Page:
A mum who filmed the syringe trick she uses to unblock her daughter's nose has divided opinion on social media.
Having your little one with a blocked nose can be very worrying for parents, especially when it makes breathing hard for them.
There's a lot of tricks for parents who want to unblock their children's noses, but one mum has divided opinion with her unusual method.
The woman, who uses a syringe full of salt water, inserts it on her daughter's nose to unblock it, which seems to instantly works in the video.
The post, which has been shared over 54,000 times for far and had over 17 million views, seem to divide opinion as some weren't sure it was safe.
One parent commented: 'I actually cured my son's sinus infection doing this on a long road trip ! It is the best thing you can do for your kids and your self as well!'
Some experts also agreed that the method works and can be used by parents: 'As a respiratory therapist, this is the bomb!
'Although most kids may not be so cooperative and may require some sort of containment system.'
Others were also commenting to say they will be giving the trick a try when their children are struggling with a blocked nose.
However, some who claimed to be health professionals advised against the practice, saying it could actually lead to pneumonia or secondary drowning.
'This is not a safe practice. It can lead to choking and aspiration which could result in a pneumonia. But what do I know. I'm only a children's nurse,' one wrote.
Another commented: 'Looks good and eases child BUT errrrm Dry or secondary drowning springs to mind. I wouldn't do it too risky'.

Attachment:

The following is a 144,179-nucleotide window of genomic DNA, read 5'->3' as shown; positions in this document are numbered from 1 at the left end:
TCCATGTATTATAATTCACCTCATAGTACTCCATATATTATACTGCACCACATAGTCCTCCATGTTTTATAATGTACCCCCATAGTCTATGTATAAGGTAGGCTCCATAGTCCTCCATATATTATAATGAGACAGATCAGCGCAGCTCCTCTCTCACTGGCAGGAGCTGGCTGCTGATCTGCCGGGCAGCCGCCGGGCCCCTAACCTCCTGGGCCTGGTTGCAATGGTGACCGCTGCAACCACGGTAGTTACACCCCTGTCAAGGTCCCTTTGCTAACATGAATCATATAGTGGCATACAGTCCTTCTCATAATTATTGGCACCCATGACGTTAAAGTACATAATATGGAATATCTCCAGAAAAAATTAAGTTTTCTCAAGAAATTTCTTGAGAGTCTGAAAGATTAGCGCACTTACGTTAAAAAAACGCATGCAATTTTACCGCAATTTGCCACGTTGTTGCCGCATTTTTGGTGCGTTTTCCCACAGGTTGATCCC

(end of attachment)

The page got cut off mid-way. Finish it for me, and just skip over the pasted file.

A third said: 'Unless the child is old enough to know how to breath out of its mouth while your doing this then I would say that child is too young to safety do it, but frankly I'd speak to my doctor or pharmacist before doing that to my child.'
Dr Dan Robertson, a North Yorkshire-based GP and Medical Officer at online video consultation service Push Doctor, said the practice seen on the video is called 'nasal douching'.
Even though it's a common way to treat nose conditions in adults, he wouldn't recommend the mum's approach as it could cause nosebleeds and even choking.
Speaking to GoodtoKnow, he said: 'Nasal douching is a common way of treating various conditions of the nose and sinuses, and is often recommended to adults for the treatment of sinus infections and allergies.
'There are various kits available for use in children over the age of 4 to help moisten the nasal passages and cleanse them with the aid of nasal aspirators. In younger children, saline drops are available and can be used similarly.
'However, I would certainly not recommend this person's technique for washing a child's nasal passages.
'Firstly, Mum looks to be using sterile water, which would likely sting. Secondly, doing this will remove not only the mucus from the nose, but also the bacteria required to keep the nasal passages healthy.
'On top of this, Mum is obviously using considerable force, which increases the risk of nosebleeds. It could even result in water being forced down the back of the throat, which could cause the baby to inhale and choke on the mix of water and sputum.'
Responding to the claims of secondary drowning some users suggested it could cause on the comments on Facebook, Dr Robertson said it would be unlikely.
'Secondary drowning is unlikely given the volume of liquid involved, and you would hope that Mum would stop after just one episode of choking or coughing, as this would suggest water has entered the lungs.'
'I would always recommend discussing use of any nasal treatment with a healthcare professional in the first instance, as it may not be suitable for your child and could cause more harm than good.'
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